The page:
Being healthy, and being healthy with diabetes, means different things to different people!
Because there’s no single answer when it comes to what constitutes being ‘healthy’, this post won’t be about how I think you should live your life in order to be healthy but rather the different components of being healthy with diabetes and how I think about them.
Then it’s up to you to make your own definition of what health looks like to you.
Why is it important to think through what health is and how you would define it, you might ask? Well, it’s important because:
- It can help you evaluate what health aspects of your life you need to focus on;
- It can help you set tangible goals for what you want for your health, and can make goal setting easier, and
- It can remove some of the emotional noise surrounding the word “health”, making it less important how others define it and only truly important how you define it.
When identifying the components of health, I lean towards the definition that health includes physical, mental and social balance rather than simply the absence of illness.
What I like about that definition is that it recognizes that those of us living with a chronic condition can still be healthy. And I truly believe that we can be!
I have diabetes, but I still consider myself quite healthy.
When it comes to physical health, I think of it as a body which is well nourished, exercised, rested, in general balance, and with well-managed blood sugars. That’s a tall order, and it could be even taller, for as mentioned, the exact definition will be up to you.
If I were to evaluate my physical health, I would ask myself:
- Am I eating the right amount of calories and macronutrients to fuel my activity level and fitness goals?
- Am I drinking enough water?
- Is my exercise routine (volume and intensity) giving me energy and building stamina and strength or is it taking energy, making me feel drained or bored?
- Am I getting enough quality sleep?
- How do I feel? Is my digestion working as it should, am I energized, etc.?
- Is my diabetes affecting my physical well-being, and if it is, am I spending the energy needed to manage my diabetes according to my diabetes management goals?
An assessment like this is, of course, subjective, but I think it’s a good starting point for identifying what’s important to us individually when it comes to physical health and help make an improvement plan if needed.
There is a lot of overlap between our physical and mental health, especially when it comes to living with diabetes. Mental health, of course, encompasses so much more than what’s related to diabetes, but I will focus on diabetes in this post.
My top 3 list for a mental health self-check would be:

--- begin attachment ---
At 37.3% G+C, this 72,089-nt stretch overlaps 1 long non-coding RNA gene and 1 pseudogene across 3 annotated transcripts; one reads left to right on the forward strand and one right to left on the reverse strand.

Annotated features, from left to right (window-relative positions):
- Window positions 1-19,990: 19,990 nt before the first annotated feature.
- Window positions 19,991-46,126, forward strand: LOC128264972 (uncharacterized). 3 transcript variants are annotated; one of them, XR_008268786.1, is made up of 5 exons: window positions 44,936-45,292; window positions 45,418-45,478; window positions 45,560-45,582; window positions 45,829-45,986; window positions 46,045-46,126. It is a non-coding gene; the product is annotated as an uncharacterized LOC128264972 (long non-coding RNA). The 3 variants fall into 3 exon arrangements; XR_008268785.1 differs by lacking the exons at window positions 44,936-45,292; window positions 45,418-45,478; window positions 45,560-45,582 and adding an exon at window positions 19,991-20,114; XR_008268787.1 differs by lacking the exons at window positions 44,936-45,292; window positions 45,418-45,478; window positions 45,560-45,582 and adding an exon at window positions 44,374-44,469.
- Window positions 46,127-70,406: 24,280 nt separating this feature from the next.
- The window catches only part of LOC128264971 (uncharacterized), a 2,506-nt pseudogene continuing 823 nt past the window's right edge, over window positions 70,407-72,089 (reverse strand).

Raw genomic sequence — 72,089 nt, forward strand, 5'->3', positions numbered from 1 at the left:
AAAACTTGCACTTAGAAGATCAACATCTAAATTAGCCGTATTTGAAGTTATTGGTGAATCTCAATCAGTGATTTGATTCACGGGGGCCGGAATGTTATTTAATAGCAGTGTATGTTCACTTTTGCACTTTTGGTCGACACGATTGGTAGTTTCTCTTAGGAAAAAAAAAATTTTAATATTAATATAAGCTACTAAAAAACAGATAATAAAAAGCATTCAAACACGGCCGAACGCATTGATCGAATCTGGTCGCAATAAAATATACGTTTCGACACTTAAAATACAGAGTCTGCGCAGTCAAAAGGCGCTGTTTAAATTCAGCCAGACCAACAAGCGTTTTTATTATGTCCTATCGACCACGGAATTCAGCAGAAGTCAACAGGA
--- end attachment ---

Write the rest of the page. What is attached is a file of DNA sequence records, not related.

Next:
- Am I at risk of any degree of diabetes burnout, and what are some of the preventive measures I can take?
- Am I being kind to myself by building myself up and not talking myself down? Am I accepting that I can’t control everything about my diabetes and therefore never will be in complete “control”?
- Do I prioritize my happiness and continue to have a positive outlook on life and my diabetes management?
I find that just thinking through these three points can help address unhealthy mental behavior and be a cornerstone for making positive changes if needed.
Finally, we have social health. This one took me a little longer to define since I tend to bundle it in with mental health checks. However, the more I think about it, the more I think that it needs to stand on its own.
When I think of social health in a diabetes context, I think of how we as people living with diabetes allow others to interact with our condition. It’s how we react when people ask about it, how we interact with other people living with diabetes, and how we tackle food choices when “in the wild”.
The things I’ve found useful to work on when it comes to my social (diabetes) health are:
- How do I handle times when I’m not comfortable sharing my diabetes with others? I think it’s ok to not want to talk diabetes with others sometimes, but I also acknowledge that people don’t necessarily know or understand that, so I need strategies to handle those situations.
- Acknowledging that my diabetes management is “mine” because only I can define what success is. It may differ significantly from other people’s definitions of success when it comes to blood sugar control and food choices. And that’s OK.
- Learning how to say no to food pushers or people implying (or telling me directly) that there are certain things I can’t eat.
- Developing strategies for dealing with food (carb counting) uncertainty when I am eating out or in social settings.
As mentioned, this is how I think about the three health categories and what’s important to me when it comes to my physical, mental and social balance.
I encourage you to think of minimum three things for each category that are important to you and then make them a priority. Sometimes all it takes to see a significant improvement in one’s health is to focus and make a few small adjustments.
Suggested next post: Empowered with Diabetes: How to Build Mental Strength and Confidence